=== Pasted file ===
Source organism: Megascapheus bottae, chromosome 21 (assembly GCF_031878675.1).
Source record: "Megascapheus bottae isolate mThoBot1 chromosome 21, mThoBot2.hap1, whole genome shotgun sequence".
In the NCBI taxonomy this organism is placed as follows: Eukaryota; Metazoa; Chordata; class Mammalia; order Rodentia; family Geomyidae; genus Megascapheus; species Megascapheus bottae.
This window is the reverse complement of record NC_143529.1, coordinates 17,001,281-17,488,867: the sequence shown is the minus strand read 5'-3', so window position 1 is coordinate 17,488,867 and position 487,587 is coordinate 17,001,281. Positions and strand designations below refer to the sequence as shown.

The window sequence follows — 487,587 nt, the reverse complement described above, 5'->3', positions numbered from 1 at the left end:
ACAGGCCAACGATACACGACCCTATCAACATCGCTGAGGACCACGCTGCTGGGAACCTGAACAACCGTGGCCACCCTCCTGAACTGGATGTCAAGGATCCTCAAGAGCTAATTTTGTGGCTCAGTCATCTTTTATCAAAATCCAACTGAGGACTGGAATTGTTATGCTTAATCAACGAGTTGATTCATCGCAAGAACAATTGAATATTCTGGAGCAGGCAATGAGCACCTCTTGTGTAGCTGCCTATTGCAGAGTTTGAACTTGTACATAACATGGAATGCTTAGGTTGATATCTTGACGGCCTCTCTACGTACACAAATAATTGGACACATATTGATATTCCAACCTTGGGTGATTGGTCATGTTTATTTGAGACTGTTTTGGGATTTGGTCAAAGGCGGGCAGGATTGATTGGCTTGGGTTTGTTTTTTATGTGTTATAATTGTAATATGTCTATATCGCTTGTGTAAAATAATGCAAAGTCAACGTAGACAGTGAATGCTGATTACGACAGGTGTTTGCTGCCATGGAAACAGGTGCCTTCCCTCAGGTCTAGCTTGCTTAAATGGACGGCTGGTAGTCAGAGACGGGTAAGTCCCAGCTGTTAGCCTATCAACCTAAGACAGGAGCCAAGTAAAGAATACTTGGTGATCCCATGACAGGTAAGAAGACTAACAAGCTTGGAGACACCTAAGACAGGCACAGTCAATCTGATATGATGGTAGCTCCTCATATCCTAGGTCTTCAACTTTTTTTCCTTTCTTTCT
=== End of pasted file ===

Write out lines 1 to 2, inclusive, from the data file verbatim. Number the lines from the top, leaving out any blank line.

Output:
Source organism: Megascapheus bottae, chromosome 21 (assembly GCF_031878675.1).
Source record: "Megascapheus bottae isolate mThoBot1 chromosome 21, mThoBot2.hap1, whole genome shotgun sequence".